Emmy Award-winning actress and writer Sonia Manzano plunges us into the daily lives of a Latino family that is loving—and troubled. When readers meet young Sonia, she is a child living amidst the squalor of a boisterous home that is filled with noisy relatives and nosy neighbors. Each day she is glued to the TV screen that blots out the painful realities of her existence and also illuminates the possibilities that lie ahead. But when the TV goes off, Sonia is taken back to real life—the cramped, colorful world of her neighborhood and an alcoholic father. But it is Sonia's dream of becoming an actress that keeps her afloat among the turbulence of her life and times.

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'The Closer: My Story' by Mariano Rivera

Mariano Rivera, the man who intimidated thousands of batters merely by opening a bullpen door, began his journey as the son of a poor Panamanian fisherman. When first scouted by the Yankees, he didn't even own his own glove. When discovered, he had never flown in an airplane, had never heard of Babe Ruth, spoke no English, and couldn't imagine Tampa, the city where he was headed to begin a career. With astonishing candor, Rivera tells the story of the championships, the bosses, the rivalries, and the struggles of being a Latino baseball player in the United States.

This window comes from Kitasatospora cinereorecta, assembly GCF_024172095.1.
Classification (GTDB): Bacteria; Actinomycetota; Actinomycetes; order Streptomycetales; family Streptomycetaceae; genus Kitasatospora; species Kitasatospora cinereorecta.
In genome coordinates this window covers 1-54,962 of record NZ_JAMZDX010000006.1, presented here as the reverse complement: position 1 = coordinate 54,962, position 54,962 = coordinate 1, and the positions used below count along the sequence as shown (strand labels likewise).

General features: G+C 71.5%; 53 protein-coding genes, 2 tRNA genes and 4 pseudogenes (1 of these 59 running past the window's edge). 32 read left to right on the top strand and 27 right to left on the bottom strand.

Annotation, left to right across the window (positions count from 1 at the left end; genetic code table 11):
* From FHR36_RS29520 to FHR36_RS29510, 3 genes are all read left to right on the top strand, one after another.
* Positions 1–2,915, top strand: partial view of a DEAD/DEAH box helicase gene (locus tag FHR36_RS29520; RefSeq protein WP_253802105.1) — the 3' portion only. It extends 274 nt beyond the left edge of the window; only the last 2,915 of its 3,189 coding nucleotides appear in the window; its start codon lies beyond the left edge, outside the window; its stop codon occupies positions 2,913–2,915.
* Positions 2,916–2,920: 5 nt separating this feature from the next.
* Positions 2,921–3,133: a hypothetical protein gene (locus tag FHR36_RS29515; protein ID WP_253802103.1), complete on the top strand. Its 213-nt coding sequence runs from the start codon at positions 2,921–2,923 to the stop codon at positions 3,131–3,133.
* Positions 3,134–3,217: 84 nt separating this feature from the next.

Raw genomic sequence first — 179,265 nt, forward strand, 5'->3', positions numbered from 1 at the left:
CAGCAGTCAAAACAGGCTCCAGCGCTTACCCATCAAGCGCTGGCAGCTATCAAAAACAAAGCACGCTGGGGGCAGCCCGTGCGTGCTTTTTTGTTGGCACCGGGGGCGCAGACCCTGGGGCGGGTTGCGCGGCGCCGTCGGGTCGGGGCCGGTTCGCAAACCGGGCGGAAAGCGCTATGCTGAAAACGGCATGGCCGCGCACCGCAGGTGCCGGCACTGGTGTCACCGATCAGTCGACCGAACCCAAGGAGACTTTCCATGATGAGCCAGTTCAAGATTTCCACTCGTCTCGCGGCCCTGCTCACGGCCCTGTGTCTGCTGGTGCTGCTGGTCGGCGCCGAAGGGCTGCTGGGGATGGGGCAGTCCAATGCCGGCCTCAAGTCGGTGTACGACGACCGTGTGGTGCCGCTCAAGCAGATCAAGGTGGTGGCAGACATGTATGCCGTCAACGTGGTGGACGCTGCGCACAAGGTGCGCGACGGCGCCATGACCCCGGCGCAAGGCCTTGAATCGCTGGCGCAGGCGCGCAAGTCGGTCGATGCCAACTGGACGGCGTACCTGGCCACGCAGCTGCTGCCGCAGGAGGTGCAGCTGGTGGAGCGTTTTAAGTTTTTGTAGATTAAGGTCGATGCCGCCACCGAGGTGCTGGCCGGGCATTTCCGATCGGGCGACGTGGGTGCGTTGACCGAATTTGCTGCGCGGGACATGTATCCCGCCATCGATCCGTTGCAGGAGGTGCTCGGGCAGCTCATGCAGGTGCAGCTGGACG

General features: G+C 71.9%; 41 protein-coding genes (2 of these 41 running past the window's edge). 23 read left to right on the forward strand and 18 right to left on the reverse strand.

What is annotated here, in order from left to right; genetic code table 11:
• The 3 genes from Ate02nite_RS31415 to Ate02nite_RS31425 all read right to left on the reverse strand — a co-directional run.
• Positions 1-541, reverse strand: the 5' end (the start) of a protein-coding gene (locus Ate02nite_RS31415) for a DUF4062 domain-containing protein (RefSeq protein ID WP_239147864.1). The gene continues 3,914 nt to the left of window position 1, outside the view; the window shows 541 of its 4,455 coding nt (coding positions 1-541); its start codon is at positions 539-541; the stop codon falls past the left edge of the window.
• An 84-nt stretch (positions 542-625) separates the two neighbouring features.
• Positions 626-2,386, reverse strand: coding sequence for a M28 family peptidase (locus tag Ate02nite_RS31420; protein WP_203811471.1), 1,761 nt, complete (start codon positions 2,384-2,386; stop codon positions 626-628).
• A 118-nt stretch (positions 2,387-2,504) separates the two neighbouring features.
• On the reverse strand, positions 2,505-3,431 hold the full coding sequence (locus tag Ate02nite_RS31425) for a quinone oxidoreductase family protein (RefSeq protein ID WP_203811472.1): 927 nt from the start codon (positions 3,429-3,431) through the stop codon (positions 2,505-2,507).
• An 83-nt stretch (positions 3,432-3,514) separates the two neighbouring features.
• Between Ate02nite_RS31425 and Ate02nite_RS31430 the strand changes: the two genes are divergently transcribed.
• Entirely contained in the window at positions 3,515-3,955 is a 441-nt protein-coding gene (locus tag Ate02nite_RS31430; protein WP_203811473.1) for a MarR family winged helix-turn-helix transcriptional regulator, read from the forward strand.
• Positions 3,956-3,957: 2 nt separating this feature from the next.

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'Bird Of Paradise: How I Became Latina' by Raquel Cepeda

In 2009, when Raquel Cepeda almost lost her estranged father to heart disease, she was terrified she’d never know the truth about her ancestry. Every time she looked in the mirror, Cepeda saw a mystery—a tapestry of races and ethnicities that came together in an ambiguous mix. With time running out, she decided to embark on an archaeological dig of sorts by using the science of ancestral DNA testing to excavate everything she could about her genetic history. Digging through memories long buried, she embarks upon a journey not only into her ancestry but also into her own identity.